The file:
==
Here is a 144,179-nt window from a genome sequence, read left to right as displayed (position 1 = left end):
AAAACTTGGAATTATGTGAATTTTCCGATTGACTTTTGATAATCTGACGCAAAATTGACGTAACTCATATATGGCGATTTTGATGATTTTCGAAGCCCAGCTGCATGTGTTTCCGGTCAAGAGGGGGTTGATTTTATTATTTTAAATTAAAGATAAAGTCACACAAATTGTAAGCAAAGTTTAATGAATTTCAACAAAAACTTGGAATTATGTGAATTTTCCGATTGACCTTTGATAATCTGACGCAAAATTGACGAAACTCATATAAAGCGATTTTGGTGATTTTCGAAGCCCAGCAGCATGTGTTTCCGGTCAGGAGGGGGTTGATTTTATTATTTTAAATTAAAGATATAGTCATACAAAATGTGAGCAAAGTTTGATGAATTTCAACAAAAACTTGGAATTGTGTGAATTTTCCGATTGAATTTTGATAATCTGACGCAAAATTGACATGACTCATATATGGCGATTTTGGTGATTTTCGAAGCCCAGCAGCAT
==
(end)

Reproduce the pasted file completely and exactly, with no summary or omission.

Here is a 144,179-nt window from a genome sequence, read left to right as displayed (position 1 = left end):
AAAACTTGGAATTATGTGAATTTTCCGATTGACTTTTGATAATCTGACGCAAAATTGACGTAACTCATATATGGCGATTTTGATGATTTTCGAAGCCCAGCTGCATGTGTTTCCGGTCAAGAGGGGGTTGATTTTATTATTTTAAATTAAAGATAAAGTCACACAAATTGTAAGCAAAGTTTAATGAATTTCAACAAAAACTTGGAATTATGTGAATTTTCCGATTGACCTTTGATAATCTGACGCAAAATTGACGAAACTCATATAAAGCGATTTTGGTGATTTTCGAAGCCCAGCAGCATGTGTTTCCGGTCAGGAGGGGGTTGATTTTATTATTTTAAATTAAAGATATAGTCATACAAAATGTGAGCAAAGTTTGATGAATTTCAACAAAAACTTGGAATTGTGTGAATTTTCCGATTGAATTTTGATAATCTGACGCAAAATTGACATGACTCATATATGGCGATTTTGGTGATTTTCGAAGCCCAGCAGCAT